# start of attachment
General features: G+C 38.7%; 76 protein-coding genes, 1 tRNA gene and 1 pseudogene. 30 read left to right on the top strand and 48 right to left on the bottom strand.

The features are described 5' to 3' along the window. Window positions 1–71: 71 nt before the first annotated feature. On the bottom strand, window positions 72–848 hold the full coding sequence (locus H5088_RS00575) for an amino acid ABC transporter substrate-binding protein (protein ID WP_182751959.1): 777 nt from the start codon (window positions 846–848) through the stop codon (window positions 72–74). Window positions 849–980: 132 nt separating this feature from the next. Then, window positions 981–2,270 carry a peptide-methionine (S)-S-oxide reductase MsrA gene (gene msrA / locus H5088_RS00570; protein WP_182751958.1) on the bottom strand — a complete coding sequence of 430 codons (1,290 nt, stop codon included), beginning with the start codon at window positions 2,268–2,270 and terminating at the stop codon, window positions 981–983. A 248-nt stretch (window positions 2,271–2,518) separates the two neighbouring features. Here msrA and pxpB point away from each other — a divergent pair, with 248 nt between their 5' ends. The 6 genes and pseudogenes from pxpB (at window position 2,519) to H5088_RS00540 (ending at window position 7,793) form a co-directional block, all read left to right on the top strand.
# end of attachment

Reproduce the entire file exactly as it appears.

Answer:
General features: G+C 38.7%; 76 protein-coding genes, 1 tRNA gene and 1 pseudogene. 30 read left to right on the top strand and 48 right to left on the bottom strand.

The features are described 5' to 3' along the window. Window positions 1–71: 71 nt before the first annotated feature. On the bottom strand, window positions 72–848 hold the full coding sequence (locus H5088_RS00575) for an amino acid ABC transporter substrate-binding protein (protein ID WP_182751959.1): 777 nt from the start codon (window positions 846–848) through the stop codon (window positions 72–74). Window positions 849–980: 132 nt separating this feature from the next. Then, window positions 981–2,270 carry a peptide-methionine (S)-S-oxide reductase MsrA gene (gene msrA / locus H5088_RS00570; protein WP_182751958.1) on the bottom strand — a complete coding sequence of 430 codons (1,290 nt, stop codon included), beginning with the start codon at window positions 2,268–2,270 and terminating at the stop codon, window positions 981–983. A 248-nt stretch (window positions 2,271–2,518) separates the two neighbouring features. Here msrA and pxpB point away from each other — a divergent pair, with 248 nt between their 5' ends. The 6 genes and pseudogenes from pxpB (at window position 2,519) to H5088_RS00540 (ending at window position 7,793) form a co-directional block, all read left to right on the top strand.